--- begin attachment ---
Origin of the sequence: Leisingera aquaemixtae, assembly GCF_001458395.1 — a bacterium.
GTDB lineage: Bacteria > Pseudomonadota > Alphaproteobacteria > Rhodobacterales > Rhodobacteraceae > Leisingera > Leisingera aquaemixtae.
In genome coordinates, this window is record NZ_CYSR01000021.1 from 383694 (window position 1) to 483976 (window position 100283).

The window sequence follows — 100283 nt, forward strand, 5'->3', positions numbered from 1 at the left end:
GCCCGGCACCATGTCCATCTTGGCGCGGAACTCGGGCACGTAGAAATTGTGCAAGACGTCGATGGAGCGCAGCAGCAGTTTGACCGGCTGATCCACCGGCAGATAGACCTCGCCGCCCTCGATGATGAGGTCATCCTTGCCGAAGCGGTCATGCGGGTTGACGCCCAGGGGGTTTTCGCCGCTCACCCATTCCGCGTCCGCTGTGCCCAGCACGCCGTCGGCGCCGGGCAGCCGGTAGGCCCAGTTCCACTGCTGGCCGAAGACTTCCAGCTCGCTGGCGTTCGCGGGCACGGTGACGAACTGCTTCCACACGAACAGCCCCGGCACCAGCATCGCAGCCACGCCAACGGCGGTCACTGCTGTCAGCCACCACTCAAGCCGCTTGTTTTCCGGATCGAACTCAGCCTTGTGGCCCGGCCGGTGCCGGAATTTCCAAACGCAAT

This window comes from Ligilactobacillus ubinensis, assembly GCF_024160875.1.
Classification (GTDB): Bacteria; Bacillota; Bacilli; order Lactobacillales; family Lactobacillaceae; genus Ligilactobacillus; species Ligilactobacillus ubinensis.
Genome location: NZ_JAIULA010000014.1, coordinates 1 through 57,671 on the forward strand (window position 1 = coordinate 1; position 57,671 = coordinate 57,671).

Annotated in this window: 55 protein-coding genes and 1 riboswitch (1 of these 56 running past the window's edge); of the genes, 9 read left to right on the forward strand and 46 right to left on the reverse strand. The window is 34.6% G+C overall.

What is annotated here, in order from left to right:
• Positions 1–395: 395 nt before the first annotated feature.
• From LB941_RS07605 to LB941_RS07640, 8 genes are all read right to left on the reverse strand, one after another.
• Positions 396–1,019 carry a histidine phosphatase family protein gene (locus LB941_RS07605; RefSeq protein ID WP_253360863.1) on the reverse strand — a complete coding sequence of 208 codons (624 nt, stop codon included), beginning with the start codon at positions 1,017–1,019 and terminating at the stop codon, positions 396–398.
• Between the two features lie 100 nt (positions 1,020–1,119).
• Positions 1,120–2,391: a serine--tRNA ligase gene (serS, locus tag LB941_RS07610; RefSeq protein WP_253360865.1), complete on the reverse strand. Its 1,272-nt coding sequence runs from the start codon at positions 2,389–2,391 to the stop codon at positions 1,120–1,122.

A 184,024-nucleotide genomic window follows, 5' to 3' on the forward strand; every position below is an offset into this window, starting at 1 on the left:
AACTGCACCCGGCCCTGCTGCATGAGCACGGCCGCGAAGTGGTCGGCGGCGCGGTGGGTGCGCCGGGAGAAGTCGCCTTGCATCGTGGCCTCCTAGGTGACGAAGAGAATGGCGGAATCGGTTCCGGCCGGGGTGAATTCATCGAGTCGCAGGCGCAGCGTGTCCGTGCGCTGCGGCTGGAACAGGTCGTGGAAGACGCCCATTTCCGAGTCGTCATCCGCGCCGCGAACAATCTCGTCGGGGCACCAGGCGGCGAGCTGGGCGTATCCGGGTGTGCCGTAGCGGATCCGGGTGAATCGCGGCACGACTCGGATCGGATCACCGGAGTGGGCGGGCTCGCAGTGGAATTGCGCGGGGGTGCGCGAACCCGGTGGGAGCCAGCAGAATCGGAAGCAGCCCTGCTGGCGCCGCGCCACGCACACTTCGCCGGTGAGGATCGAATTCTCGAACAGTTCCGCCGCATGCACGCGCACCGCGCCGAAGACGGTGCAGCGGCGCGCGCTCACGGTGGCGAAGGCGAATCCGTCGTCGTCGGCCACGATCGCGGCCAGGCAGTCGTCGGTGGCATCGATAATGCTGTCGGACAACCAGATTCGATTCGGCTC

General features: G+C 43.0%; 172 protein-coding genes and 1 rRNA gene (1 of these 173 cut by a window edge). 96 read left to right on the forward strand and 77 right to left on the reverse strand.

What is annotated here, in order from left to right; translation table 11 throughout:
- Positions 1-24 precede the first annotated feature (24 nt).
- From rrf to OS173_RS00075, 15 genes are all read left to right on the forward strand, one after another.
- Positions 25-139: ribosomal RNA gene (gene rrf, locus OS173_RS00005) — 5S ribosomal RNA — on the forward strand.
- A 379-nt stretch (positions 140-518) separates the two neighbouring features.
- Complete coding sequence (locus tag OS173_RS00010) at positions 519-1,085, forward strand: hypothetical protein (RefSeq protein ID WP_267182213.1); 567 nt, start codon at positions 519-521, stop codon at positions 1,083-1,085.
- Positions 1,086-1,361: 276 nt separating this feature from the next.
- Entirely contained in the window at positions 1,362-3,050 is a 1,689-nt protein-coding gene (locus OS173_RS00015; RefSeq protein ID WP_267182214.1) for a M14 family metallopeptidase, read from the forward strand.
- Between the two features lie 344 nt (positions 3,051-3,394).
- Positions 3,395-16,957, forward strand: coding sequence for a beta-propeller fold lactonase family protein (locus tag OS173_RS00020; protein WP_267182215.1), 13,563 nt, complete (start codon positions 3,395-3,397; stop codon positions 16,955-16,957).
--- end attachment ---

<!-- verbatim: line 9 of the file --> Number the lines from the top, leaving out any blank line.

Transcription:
Annotated in this window: 55 protein-coding genes and 1 riboswitch (1 of these 56 running past the window's edge); of the genes, 9 read left to right on the forward strand and 46 right to left on the reverse strand. The window is 34.6% G+C overall.